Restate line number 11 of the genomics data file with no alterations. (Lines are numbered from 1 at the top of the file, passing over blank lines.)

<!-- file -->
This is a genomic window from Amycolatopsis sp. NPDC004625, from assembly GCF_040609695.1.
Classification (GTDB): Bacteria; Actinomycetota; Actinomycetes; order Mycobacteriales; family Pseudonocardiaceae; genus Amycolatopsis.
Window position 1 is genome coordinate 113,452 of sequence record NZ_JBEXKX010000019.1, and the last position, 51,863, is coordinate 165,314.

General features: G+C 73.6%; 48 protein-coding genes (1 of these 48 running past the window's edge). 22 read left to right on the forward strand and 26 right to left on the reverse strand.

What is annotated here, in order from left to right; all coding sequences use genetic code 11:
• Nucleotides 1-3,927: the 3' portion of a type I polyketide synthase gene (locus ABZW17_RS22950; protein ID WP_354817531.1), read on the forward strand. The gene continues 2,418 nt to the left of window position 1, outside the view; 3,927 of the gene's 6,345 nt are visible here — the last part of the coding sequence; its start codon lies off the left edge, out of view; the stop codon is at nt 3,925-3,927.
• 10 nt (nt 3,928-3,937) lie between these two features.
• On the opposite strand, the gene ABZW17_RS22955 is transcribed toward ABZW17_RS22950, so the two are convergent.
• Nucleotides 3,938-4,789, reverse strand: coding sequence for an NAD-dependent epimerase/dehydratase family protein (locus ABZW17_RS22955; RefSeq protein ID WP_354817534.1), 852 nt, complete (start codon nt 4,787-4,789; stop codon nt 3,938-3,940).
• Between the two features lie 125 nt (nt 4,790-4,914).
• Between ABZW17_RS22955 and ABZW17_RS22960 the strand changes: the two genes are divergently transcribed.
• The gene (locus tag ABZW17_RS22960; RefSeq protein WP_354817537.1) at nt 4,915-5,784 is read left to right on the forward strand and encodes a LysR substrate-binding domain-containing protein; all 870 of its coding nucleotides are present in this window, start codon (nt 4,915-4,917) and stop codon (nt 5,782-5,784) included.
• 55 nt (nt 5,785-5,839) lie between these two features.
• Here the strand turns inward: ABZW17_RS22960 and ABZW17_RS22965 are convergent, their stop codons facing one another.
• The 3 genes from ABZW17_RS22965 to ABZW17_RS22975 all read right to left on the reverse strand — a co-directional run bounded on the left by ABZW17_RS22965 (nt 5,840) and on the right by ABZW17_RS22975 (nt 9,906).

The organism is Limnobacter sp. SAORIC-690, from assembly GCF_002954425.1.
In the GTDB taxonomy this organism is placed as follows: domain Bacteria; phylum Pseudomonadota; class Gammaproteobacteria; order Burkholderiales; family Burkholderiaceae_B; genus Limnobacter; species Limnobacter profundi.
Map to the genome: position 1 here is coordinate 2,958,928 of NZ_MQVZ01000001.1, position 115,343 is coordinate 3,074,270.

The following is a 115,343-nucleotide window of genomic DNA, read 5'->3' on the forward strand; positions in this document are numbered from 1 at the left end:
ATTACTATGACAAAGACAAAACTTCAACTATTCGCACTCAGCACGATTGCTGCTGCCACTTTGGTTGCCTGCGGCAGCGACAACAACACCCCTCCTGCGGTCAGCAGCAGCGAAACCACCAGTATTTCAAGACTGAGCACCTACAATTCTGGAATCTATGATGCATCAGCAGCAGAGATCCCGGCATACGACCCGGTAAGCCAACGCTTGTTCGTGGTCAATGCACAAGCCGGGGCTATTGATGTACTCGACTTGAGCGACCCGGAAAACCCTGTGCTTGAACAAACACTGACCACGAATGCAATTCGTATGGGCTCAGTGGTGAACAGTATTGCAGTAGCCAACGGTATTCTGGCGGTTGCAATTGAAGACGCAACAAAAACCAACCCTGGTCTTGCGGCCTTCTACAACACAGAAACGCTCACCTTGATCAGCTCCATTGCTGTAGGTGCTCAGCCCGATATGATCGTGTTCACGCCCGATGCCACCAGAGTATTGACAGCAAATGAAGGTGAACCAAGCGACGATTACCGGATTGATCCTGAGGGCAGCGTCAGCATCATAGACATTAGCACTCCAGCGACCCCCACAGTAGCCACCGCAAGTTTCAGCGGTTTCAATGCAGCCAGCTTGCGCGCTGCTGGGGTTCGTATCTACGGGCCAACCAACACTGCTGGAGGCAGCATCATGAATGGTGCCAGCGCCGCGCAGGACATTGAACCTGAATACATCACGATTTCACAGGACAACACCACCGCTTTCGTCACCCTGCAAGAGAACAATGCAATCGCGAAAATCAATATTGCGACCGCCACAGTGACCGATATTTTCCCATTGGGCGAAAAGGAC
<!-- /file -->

• Between ABZW17_RS22955 and ABZW17_RS22960 the strand changes: the two genes are divergently transcribed.